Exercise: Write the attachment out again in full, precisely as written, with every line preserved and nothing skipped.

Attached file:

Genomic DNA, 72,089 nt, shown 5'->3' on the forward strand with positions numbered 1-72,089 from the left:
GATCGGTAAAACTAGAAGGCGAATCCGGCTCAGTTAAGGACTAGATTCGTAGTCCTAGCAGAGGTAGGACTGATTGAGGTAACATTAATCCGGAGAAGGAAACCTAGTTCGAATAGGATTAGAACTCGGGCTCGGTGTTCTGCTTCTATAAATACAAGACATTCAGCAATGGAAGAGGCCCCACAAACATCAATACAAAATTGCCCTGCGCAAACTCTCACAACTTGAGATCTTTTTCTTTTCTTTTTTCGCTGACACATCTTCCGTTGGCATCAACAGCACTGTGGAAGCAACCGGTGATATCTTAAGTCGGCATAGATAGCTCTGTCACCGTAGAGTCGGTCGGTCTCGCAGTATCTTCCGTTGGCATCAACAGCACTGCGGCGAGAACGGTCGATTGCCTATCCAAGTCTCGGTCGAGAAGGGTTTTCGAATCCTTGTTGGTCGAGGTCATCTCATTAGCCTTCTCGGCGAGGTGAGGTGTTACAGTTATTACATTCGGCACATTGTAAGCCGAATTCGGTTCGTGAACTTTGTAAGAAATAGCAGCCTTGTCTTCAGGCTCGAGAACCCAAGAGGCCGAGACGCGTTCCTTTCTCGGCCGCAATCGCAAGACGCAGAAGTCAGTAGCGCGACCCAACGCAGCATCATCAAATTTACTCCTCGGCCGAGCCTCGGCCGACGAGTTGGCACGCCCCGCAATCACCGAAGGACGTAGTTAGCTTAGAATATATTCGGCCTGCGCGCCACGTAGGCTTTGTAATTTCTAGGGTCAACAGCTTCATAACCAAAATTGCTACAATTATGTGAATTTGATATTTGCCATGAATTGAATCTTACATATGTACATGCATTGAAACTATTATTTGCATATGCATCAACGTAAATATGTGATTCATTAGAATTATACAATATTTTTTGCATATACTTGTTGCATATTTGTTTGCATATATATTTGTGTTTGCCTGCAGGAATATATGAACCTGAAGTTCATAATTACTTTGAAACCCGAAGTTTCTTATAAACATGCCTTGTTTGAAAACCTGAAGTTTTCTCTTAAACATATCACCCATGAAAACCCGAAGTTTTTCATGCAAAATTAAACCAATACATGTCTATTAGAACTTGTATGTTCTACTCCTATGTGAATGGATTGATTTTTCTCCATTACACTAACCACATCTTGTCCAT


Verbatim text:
Genomic DNA, 72,089 nt, shown 5'->3' on the forward strand with positions numbered 1-72,089 from the left:
GATCGGTAAAACTAGAAGGCGAATCCGGCTCAGTTAAGGACTAGATTCGTAGTCCTAGCAGAGGTAGGACTGATTGAGGTAACATTAATCCGGAGAAGGAAACCTAGTTCGAATAGGATTAGAACTCGGGCTCGGTGTTCTGCTTCTATAAATACAAGACATTCAGCAATGGAAGAGGCCCCACAAACATCAATACAAAATTGCCCTGCGCAAACTCTCACAACTTGAGATCTTTTTCTTTTCTTTTTTCGCTGACACATCTTCCGTTGGCATCAACAGCACTGTGGAAGCAACCGGTGATATCTTAAGTCGGCATAGATAGCTCTGTCACCGTAGAGTCGGTCGGTCTCGCAGTATCTTCCGTTGGCATCAACAGCACTGCGGCGAGAACGGTCGATTGCCTATCCAAGTCTCGGTCGAGAAGGGTTTTCGAATCCTTGTTGGTCGAGGTCATCTCATTAGCCTTCTCGGCGAGGTGAGGTGTTACAGTTATTACATTCGGCACATTGTAAGCCGAATTCGGTTCGTGAACTTTGTAAGAAATAGCAGCCTTGTCTTCAGGCTCGAGAACCCAAGAGGCCGAGACGCGTTCCTTTCTCGGCCGCAATCGCAAGACGCAGAAGTCAGTAGCGCGACCCAACGCAGCATCATCAAATTTACTCCTCGGCCGAGCCTCGGCCGACGAGTTGGCACGCCCCGCAATCACCGAAGGACGTAGTTAGCTTAGAATATATTCGGCCTGCGCGCCACGTAGGCTTTGTAATTTCTAGGGTCAACAGCTTCATAACCAAAATTGCTACAATTATGTGAATTTGATATTTGCCATGAATTGAATCTTACATATGTACATGCATTGAAACTATTATTTGCATATGCATCAACGTAAATATGTGATTCATTAGAATTATACAATATTTTTTGCATATACTTGTTGCATATTTGTTTGCATATATATTTGTGTTTGCCTGCAGGAATATATGAACCTGAAGTTCATAATTACTTTGAAACCCGAAGTTTCTTATAAACATGCCTTGTTTGAAAACCTGAAGTTTTCTCTTAAACATATCACCCATGAAAACCCGAAGTTTTTCATGCAAAATTAAACCAATACATGTCTATTAGAACTTGTATGTTCTACTCCTATGTGAATGGATTGATTTTTCTCCATTACACTAACCACATCTTGTCCAT